Published January 18, 2017
The Board of Education tonight continued its discussions on the district’s long-range financial forecast, with Chief Financial Officer Mark Ferrandino and his team presenting the State of the District. The focus of the night’s discussion hinged on a key area of change proposed to the district’s School-Based Budgeting or SBB process — weighting budget allocations based not only on enrollment and average salary increases, but also on the number of “direct certification” students a school serves.
Because of gentrification in Denver, schools are losing critical federal Title I funds to serve their lowest-income students. As a result, the district is proposing a new tiered calculation to provide more funds for schools whose low-income populations are right below the current eligibility level to receive Title I funds. This is intended to soften the blow of the budget loss.
Potential Impact of Switch to Direct Certification as Indicator of Income
Under the proposal, DPS would continue to weight budget allocations on free and reduced lunch status but would also add direct certification as an indicator of those students most disadvantaged and in need of greater support. Direct certification refers to students who qualify for free lunch without filling out an income verification form.This includes students who receive Supplemental Nutrition Assistance Program (SNAP) or Head Start benefits, or are homeless, foster or migrant students.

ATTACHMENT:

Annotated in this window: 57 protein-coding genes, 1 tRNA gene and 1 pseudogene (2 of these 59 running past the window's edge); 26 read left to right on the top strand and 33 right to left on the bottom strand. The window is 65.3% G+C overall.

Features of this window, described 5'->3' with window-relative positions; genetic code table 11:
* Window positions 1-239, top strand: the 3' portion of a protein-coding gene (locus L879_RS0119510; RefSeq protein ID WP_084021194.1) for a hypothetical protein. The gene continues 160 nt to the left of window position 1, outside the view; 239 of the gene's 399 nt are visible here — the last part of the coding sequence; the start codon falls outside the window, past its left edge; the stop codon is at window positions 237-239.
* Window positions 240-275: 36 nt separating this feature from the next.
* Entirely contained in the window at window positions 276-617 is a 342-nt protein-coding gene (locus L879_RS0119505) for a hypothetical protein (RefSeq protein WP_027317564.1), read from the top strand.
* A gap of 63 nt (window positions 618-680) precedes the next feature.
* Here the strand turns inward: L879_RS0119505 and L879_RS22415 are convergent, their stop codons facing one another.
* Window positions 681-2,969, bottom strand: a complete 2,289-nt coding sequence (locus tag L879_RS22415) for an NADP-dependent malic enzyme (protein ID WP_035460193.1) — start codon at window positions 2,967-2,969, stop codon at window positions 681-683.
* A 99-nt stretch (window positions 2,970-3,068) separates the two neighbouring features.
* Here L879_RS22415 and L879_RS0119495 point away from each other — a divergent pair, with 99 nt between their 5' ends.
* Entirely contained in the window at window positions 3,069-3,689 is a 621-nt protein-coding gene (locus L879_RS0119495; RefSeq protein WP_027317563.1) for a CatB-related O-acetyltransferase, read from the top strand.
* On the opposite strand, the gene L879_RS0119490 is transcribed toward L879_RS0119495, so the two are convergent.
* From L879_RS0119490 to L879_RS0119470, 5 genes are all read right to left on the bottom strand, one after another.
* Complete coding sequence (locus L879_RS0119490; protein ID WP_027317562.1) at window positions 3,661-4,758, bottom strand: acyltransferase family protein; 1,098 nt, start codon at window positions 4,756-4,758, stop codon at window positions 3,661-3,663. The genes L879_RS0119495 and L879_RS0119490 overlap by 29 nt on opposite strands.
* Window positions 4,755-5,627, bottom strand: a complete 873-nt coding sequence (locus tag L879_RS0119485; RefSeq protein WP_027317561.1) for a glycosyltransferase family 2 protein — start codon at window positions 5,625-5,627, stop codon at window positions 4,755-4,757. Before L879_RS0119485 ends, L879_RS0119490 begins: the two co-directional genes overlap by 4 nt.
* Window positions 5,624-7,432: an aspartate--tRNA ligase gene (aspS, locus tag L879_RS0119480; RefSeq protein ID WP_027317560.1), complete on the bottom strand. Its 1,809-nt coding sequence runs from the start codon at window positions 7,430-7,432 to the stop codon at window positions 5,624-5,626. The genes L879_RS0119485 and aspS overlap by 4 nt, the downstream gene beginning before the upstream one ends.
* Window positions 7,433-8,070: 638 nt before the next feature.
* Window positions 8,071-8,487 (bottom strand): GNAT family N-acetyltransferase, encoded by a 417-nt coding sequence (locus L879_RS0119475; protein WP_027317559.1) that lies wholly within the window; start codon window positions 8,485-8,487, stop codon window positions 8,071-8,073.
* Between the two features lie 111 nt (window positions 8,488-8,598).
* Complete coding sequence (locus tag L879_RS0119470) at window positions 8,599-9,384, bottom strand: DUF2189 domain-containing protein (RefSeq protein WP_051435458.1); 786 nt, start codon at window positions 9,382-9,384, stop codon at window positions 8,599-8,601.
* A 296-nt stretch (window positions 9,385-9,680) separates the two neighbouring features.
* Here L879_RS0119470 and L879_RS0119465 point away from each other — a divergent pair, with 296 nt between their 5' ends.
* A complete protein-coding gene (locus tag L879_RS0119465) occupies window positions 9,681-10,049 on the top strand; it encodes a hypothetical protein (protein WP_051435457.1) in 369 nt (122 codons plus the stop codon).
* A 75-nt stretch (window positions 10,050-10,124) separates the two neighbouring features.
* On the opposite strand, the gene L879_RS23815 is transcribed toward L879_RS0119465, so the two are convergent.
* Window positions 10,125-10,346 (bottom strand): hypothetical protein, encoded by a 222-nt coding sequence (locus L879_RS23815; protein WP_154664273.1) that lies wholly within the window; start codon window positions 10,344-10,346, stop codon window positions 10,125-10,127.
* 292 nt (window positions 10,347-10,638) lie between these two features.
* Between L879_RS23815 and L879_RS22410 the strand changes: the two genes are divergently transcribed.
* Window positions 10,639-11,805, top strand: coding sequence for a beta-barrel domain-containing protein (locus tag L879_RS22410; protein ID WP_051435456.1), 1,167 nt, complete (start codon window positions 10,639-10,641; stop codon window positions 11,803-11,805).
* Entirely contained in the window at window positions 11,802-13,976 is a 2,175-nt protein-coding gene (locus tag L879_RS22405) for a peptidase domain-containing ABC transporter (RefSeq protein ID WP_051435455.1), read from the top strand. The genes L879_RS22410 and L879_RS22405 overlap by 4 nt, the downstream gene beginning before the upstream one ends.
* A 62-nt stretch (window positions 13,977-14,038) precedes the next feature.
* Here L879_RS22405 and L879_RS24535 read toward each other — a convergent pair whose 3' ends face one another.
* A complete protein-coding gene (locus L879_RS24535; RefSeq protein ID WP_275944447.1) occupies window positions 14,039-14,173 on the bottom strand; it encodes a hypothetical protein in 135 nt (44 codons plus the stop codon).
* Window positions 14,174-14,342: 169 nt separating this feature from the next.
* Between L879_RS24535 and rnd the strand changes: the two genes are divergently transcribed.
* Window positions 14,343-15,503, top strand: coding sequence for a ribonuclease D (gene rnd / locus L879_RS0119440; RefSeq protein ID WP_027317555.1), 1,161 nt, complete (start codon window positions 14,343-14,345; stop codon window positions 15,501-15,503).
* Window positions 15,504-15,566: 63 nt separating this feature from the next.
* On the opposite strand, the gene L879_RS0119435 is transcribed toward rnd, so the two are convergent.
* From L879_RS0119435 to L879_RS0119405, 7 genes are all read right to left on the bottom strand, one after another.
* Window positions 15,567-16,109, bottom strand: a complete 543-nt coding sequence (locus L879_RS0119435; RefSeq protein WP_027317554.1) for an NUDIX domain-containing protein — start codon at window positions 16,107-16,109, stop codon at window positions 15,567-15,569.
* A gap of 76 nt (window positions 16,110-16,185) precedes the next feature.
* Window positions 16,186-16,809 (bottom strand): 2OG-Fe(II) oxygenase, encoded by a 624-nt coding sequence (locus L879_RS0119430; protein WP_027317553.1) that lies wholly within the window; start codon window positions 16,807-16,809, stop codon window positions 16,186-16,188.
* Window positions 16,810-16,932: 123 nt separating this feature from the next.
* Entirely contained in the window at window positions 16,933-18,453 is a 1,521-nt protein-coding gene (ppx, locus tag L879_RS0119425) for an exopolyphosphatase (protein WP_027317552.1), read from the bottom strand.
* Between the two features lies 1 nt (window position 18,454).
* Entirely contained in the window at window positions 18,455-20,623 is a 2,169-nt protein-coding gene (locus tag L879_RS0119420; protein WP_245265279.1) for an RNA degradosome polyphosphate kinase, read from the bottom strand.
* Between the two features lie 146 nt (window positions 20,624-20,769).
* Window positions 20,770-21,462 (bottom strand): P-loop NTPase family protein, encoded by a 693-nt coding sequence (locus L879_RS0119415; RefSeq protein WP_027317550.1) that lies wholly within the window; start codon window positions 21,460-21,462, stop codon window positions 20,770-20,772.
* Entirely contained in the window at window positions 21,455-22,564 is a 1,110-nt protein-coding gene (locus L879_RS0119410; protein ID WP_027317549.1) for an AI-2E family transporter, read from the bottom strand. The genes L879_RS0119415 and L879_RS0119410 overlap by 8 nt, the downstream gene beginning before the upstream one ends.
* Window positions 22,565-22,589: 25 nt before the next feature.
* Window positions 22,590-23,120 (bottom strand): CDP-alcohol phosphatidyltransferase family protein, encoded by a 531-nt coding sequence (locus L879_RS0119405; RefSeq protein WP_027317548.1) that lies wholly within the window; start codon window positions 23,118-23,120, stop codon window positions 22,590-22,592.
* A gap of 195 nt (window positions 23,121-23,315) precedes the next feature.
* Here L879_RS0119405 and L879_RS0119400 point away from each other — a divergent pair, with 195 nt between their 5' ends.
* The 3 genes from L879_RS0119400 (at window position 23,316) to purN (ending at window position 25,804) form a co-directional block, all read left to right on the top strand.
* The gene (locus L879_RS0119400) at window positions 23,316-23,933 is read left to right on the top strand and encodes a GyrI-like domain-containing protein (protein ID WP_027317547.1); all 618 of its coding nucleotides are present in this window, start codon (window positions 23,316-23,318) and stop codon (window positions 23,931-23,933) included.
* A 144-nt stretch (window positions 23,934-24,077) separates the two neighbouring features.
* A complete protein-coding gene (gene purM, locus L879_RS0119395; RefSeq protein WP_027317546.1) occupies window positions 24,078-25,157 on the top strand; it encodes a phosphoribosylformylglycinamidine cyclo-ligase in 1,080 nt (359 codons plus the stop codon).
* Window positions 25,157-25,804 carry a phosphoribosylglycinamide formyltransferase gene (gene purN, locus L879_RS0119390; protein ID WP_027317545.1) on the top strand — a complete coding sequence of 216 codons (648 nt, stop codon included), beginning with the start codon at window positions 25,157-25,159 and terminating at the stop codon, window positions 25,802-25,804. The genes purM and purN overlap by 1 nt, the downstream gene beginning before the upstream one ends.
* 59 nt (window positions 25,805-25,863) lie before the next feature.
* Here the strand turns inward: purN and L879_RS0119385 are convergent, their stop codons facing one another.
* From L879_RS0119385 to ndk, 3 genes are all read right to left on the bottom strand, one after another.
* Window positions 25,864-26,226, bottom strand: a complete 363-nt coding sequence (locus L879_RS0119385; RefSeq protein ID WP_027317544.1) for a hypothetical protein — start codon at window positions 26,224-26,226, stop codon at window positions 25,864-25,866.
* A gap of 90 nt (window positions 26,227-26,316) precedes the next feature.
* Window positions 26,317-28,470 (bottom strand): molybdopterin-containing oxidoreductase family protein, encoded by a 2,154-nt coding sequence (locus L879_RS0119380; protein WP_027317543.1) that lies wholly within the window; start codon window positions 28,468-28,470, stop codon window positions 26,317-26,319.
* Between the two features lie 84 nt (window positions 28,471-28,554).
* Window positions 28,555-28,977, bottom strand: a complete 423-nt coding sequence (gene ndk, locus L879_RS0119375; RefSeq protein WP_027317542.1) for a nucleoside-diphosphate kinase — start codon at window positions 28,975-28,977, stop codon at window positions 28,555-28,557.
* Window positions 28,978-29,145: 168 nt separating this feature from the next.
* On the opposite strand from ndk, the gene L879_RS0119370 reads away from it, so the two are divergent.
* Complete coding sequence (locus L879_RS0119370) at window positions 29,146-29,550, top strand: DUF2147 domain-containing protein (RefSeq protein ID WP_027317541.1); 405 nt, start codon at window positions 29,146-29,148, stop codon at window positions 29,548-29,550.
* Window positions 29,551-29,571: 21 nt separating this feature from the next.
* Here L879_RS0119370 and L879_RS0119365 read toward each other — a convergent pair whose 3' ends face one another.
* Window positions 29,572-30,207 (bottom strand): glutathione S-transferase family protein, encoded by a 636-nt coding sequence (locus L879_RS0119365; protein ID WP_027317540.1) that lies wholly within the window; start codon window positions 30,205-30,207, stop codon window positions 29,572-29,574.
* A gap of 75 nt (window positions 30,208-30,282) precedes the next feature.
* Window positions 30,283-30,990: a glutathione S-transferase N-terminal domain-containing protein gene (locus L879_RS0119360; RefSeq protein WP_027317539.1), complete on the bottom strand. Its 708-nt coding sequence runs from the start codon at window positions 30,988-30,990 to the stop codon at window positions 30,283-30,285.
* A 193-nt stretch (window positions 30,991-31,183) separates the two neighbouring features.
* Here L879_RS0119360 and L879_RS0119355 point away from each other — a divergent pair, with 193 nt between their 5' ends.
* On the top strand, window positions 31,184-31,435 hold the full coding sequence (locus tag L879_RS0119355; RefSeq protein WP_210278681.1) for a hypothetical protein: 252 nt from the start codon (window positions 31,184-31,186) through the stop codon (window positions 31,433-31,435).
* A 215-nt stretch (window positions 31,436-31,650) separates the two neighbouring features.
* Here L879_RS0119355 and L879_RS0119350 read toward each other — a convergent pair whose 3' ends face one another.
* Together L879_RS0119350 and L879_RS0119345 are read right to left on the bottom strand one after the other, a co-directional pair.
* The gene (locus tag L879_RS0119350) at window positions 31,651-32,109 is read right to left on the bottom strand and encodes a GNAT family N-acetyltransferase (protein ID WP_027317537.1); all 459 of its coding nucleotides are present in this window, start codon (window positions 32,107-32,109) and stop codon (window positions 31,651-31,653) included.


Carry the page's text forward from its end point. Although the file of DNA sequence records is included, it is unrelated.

While 68% of DPS students are free and reduced lunch (FRL) eligible, 60% are free lunch eligible and only 30% are direct certified — making it a strong measure of student disadvantage. As an example, a family of four with an annual income of $44,955 could be FRL eligible, while a direct certified family is most likely below the poverty line with a household income of $24,300.
Direct Certification Numbers Vary Widely from School to School
Schools with similar FRL numbers can vary widely in the number of students who are direct certified. That gap suggests there may be real differences in how disadvantaged the two schools’ populations are. Altogether, 24 DPS schools have student populations where more than half are direct certified.
Tonight’s proposal would provide an additional $80 per direct certified student, in addition to funding the district already weights for FRL eligible students. DPS already weights funding allocations in a number of other priority areas, including for students identified as Certified English Language Acquisition (CELA) and those identified as Gifted & Talented.
Proposal Increases School Budgets by $46 Million, Plus 2016 Mill Levy
The finance team also proposed increasing school budgets by roughly $2.5 million to keep pace with average salary increases and changes in enrollment. An additional $44 million is being shifted from centrally budgeted school supports to the school’s budget, including about $21 million for Early Childhood Education. And, the 2016 mill levy will bring an additional $25 million to school budgets for key district priorities, including Teacher Leadership & Collaboration, Whole Child supports, technology, early literacy efforts and concurrent enrollment.
The budget is expected to come to the board for final approval in May, but the finance team is releasing guidance to school leaders on Thursday in budget meetings.You can read the full presentation here.